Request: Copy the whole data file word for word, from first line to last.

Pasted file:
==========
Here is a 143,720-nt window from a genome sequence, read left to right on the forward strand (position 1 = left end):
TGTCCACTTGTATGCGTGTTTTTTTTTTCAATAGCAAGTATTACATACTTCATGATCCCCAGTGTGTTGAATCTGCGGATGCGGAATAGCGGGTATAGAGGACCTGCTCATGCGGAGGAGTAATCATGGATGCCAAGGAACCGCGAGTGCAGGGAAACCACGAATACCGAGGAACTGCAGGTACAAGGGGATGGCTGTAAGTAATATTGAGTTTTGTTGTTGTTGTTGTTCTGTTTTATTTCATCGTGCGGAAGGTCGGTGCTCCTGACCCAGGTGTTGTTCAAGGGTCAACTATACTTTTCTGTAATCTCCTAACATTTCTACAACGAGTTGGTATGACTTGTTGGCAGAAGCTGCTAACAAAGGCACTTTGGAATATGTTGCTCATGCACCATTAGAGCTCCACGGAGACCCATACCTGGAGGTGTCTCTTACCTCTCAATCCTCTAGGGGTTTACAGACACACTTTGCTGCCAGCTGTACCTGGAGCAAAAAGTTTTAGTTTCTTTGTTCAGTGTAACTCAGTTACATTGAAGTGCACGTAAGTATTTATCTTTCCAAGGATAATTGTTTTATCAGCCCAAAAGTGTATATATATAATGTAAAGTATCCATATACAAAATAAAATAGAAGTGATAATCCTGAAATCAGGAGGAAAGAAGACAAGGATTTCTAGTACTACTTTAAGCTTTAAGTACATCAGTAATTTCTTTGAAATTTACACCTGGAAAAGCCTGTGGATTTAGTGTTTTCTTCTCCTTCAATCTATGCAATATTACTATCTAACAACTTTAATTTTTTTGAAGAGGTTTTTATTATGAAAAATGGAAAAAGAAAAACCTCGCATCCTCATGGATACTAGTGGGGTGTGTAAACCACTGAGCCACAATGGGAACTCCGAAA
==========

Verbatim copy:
Here is a 143,720-nt window from a genome sequence, read left to right on the forward strand (position 1 = left end):
TGTCCACTTGTATGCGTGTTTTTTTTTTCAATAGCAAGTATTACATACTTCATGATCCCCAGTGTGTTGAATCTGCGGATGCGGAATAGCGGGTATAGAGGACCTGCTCATGCGGAGGAGTAATCATGGATGCCAAGGAACCGCGAGTGCAGGGAAACCACGAATACCGAGGAACTGCAGGTACAAGGGGATGGCTGTAAGTAATATTGAGTTTTGTTGTTGTTGTTGTTCTGTTTTATTTCATCGTGCGGAAGGTCGGTGCTCCTGACCCAGGTGTTGTTCAAGGGTCAACTATACTTTTCTGTAATCTCCTAACATTTCTACAACGAGTTGGTATGACTTGTTGGCAGAAGCTGCTAACAAAGGCACTTTGGAATATGTTGCTCATGCACCATTAGAGCTCCACGGAGACCCATACCTGGAGGTGTCTCTTACCTCTCAATCCTCTAGGGGTTTACAGACACACTTTGCTGCCAGCTGTACCTGGAGCAAAAAGTTTTAGTTTCTTTGTTCAGTGTAACTCAGTTACATTGAAGTGCACGTAAGTATTTATCTTTCCAAGGATAATTGTTTTATCAGCCCAAAAGTGTATATATATAATGTAAAGTATCCATATACAAAATAAAATAGAAGTGATAATCCTGAAATCAGGAGGAAAGAAGACAAGGATTTCTAGTACTACTTTAAGCTTTAAGTACATCAGTAATTTCTTTGAAATTTACACCTGGAAAAGCCTGTGGATTTAGTGTTTTCTTCTCCTTCAATCTATGCAATATTACTATCTAACAACTTTAATTTTTTTGAAGAGGTTTTTATTATGAAAAATGGAAAAAGAAAAACCTCGCATCCTCATGGATACTAGTGGGGTGTGTAAACCACTGAGCCACAATGGGAACTCCGAAA